Pancho Villa and Emiliano Zapata were stealing back Mexico for the people. Freedom was being won with blood. Mexico was in the throes of a revolution. The great first quarter of the twentieth century Mexico was fertile ground for not only revolutionaries, but also artists. Mexico was indeed succeeding to a modern world. Mexico, always the symbol and champion of the underdog, the poor, the hungry has always held on strong to its icons. They were roughhewn in their prismatic, threadbare ponchos, sombreros, and dark mestizo skin that glowed amber under a romantic, warm desert sun in a landscape of infinite flowers, cobble stone, and chirping monkeys. And like inventing memories from photographs, our images of Mexico have been always invented by this imagery. It's the murals of Diego Rivera, the gardens and portraits of Frida Kahlo and the poems of Octavio Paz that paint of landscape of a bygone Mexico - poorly preserved by kitsch, refrigerator magnates, and theme restaurants. We always wonder what happened to the good old days when they're seemingly gone forever. Certainly one of the most influential icons of Mexico's good old days is the photographer Manuel Álvarez Bravo.
Manuel Álvarez Bravo, whose work is being exhibited alongside the poetry of another symbol of Mexico's heritage Octavio Paz, at the Mexican Embassy in India, captured the spirit of a Mexico experiencing the pangs of a revolution and the dialectic of an artistic movement mirroring back its angst. Screaming in a fulmination of dust, Bravo's photographs are as journalistic as they are erotic. Bravo was born in 1902 to a family of artists and writers, and met several other prominent artists who encouraged his work when he was young, including Diego Rivera. Bravo, who was inspired by the burgeoning surrealist movement in France, starting taking pictures at 18 whilst working a government job. Bravo would become a profoundly influential figure in contemporary Mexican and Latin American photography, but he would not become largely known in the rest of the world. Bravo died in 2002 at the age of 100, but his photographs are a significant part of Mexico’s history.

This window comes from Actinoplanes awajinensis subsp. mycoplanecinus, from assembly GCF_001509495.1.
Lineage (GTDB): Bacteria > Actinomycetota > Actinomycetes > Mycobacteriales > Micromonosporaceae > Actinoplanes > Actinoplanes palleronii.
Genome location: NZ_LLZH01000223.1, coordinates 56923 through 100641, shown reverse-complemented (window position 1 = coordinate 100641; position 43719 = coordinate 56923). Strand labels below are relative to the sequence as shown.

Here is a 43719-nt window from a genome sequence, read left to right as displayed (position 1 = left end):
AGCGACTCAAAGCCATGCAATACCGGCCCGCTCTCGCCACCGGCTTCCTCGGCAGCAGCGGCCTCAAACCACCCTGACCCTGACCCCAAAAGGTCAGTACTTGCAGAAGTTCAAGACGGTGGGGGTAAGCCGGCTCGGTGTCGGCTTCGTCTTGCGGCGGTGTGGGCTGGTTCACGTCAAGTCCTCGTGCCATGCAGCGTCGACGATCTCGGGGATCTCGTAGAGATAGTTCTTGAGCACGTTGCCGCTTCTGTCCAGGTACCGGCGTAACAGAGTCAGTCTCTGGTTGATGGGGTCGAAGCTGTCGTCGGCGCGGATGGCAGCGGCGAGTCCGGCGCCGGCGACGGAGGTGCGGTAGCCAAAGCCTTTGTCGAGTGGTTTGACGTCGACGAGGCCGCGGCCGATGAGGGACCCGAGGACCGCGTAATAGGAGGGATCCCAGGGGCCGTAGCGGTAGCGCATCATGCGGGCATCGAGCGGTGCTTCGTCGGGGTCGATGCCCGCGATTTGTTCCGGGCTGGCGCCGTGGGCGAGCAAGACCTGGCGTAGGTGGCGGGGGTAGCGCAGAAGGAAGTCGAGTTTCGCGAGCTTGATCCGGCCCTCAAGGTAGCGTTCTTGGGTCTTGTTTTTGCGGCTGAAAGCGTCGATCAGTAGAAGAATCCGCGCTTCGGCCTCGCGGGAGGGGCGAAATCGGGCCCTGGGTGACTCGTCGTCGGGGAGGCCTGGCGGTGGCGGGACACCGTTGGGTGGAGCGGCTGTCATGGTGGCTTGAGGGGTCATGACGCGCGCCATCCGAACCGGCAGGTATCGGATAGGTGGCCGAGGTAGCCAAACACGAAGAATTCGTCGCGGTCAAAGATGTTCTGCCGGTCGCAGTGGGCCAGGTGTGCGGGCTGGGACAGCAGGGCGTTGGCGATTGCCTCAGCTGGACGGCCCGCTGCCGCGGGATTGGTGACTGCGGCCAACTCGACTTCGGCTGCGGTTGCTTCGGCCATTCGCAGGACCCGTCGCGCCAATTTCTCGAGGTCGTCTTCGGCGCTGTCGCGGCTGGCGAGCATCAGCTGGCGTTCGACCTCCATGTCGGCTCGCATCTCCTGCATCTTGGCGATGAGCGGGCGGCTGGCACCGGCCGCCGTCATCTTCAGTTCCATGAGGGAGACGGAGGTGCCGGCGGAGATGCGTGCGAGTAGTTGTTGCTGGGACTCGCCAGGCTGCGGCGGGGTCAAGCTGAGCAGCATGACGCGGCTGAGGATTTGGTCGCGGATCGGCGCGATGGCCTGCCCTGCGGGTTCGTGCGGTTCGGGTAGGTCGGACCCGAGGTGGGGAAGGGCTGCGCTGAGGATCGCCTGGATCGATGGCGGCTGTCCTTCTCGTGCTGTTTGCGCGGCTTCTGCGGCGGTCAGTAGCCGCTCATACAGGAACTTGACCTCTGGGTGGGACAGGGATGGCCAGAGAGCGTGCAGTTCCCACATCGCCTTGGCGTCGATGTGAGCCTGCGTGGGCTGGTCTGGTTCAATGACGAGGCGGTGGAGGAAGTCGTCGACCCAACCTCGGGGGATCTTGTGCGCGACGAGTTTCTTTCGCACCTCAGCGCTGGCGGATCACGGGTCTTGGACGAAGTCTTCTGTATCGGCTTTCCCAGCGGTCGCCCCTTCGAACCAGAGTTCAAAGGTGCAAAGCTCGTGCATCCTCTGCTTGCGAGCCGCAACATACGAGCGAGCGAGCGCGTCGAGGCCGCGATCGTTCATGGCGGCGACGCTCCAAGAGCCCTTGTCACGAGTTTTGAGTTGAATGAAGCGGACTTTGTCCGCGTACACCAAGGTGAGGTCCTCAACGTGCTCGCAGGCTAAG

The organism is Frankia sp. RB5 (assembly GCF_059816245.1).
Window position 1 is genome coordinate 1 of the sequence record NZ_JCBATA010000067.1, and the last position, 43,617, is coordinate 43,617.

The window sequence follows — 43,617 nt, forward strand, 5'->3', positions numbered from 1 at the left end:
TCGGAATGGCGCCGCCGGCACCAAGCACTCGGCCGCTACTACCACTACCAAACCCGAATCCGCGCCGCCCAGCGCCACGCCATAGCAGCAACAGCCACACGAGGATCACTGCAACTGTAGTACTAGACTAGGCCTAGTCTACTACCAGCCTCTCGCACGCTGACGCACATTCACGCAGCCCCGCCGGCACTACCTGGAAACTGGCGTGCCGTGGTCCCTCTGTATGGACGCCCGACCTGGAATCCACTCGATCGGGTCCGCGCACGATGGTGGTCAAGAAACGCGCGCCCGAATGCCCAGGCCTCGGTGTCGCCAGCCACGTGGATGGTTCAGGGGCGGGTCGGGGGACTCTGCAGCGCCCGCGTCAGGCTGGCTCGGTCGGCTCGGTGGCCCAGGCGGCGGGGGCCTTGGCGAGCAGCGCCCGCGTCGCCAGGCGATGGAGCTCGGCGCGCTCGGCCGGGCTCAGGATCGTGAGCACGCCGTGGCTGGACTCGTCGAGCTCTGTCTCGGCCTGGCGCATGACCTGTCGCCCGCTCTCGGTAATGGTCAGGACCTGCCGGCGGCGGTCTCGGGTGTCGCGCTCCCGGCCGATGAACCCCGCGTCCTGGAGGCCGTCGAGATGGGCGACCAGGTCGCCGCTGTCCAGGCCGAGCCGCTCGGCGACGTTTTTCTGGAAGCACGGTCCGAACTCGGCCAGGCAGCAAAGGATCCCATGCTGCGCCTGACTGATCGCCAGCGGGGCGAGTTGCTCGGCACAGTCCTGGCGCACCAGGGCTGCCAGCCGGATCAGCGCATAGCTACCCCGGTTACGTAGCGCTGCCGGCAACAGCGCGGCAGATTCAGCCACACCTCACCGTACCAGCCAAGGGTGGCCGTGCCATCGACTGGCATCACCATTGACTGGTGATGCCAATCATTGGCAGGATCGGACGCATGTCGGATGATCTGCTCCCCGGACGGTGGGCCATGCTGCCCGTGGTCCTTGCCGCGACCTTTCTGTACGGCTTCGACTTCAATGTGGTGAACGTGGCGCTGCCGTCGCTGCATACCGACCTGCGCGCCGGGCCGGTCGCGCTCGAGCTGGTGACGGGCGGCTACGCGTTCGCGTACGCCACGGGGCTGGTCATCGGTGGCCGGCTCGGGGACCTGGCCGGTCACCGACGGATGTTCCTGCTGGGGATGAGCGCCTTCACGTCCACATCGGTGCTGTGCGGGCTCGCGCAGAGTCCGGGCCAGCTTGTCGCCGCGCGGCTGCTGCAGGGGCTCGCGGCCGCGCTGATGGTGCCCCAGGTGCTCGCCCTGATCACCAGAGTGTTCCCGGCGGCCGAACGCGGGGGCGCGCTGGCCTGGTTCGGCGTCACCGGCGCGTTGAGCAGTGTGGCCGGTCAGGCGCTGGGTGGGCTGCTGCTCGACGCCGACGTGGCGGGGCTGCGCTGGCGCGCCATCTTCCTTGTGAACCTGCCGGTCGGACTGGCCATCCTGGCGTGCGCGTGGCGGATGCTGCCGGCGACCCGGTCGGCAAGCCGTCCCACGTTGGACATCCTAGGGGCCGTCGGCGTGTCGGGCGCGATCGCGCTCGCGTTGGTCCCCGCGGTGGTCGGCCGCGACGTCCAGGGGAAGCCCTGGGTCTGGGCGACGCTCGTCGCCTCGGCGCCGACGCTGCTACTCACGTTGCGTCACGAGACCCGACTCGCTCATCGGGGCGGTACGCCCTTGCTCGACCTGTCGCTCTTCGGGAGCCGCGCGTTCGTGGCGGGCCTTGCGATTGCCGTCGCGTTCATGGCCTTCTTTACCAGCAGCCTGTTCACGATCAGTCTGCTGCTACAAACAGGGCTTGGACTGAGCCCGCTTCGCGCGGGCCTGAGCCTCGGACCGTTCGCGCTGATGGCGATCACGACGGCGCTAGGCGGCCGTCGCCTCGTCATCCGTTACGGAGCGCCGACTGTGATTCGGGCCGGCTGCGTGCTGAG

An exhibition, entitled In the Light of Mexico, curated by Conrado Tostado Gutierrez, the cultural attaché of the Embassy of Mexico in Delhi, comprises a substantial body of images that evokes the era of the Mexican Revolution of early 1907 to 1911, the newly independent Mexico and its people. Bravo’s daughter Aurelia Alvarez Bravo and his widow Collette Urbajtel have painstakingly developed the original negatives from the photographer’s work to make this exhibition possible. Bravo's photographs are coupled with the poems of poet and former Mexican Ambassador to India, Octavio Paz.
On view until June 30th in New Delhi, India. More info.
Text by Oliver Maxwell Kupper for Pas Un Autre